Meditation can create a sense of deep relaxation, which can help insomniacs get to sleep. A 2009 study led by Ramadevi Gourineni of the insomnia program at Northwestern Memorial Hospital in Evanston, Ill. showed that meditation improved sleep quality and length of sleep in insomniacs. In the study, participants who received health information and practiced Kriya yoga, a form of meditation, experienced more improvements in sleep quality, how long it took them to fall asleep and how long they slept than participants who received only health education.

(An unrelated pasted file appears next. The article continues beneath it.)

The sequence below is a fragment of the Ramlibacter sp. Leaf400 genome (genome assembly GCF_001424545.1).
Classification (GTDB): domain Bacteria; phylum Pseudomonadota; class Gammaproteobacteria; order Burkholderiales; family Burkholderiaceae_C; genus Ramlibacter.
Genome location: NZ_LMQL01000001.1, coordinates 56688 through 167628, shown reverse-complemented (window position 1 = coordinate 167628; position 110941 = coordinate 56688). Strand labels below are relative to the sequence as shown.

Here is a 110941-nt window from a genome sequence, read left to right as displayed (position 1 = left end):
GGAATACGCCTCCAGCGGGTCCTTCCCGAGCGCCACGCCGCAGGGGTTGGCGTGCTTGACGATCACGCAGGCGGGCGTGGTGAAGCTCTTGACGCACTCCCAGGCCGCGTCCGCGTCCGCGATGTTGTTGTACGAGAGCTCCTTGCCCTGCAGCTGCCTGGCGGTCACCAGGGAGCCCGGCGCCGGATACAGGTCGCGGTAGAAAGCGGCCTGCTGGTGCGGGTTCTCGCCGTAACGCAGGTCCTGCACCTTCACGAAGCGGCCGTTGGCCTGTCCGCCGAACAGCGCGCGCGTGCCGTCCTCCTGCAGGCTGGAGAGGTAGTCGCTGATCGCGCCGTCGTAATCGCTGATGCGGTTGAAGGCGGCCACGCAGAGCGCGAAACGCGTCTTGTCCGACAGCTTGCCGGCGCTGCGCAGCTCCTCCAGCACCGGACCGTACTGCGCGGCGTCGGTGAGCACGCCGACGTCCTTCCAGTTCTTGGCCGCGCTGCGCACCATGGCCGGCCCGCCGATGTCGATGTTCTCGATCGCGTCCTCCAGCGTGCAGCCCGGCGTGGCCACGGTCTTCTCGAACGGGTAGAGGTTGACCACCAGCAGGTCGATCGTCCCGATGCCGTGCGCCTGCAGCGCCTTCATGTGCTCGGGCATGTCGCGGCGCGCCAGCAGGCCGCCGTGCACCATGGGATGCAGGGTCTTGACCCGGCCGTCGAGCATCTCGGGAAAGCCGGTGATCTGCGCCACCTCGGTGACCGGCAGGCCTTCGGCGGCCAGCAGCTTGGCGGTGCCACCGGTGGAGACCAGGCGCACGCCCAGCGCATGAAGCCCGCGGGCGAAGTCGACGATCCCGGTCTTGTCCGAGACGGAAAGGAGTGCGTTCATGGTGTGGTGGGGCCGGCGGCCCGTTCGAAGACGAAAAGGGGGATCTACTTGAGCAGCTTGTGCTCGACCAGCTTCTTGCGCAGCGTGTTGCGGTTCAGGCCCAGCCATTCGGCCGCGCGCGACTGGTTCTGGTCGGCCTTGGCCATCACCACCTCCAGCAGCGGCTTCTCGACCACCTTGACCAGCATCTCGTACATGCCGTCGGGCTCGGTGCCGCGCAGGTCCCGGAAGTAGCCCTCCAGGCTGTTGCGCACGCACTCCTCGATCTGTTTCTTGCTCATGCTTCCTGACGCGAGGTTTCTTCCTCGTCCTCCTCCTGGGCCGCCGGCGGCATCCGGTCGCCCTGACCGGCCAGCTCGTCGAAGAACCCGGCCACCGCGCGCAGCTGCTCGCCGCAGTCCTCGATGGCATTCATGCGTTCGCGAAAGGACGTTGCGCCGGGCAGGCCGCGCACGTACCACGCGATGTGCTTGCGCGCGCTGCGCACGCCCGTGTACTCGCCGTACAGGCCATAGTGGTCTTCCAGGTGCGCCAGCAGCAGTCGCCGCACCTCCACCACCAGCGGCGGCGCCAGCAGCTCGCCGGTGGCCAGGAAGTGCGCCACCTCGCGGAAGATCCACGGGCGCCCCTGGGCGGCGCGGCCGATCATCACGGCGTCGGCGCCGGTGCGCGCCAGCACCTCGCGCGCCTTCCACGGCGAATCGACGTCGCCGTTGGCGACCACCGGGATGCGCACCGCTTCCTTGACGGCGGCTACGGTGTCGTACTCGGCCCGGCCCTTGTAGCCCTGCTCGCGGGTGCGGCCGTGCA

Blue light, such as that emitted from computer screens, acts as a trigger that tells the brain to wake up. Turn off computers and eliminate electronic screens from your bedroom to improve sleep quality.
Anecdotal evidence suggests that lying on a spiked acupressure mat can increase blood circulation and endorphin release—and thus lessen insomnia.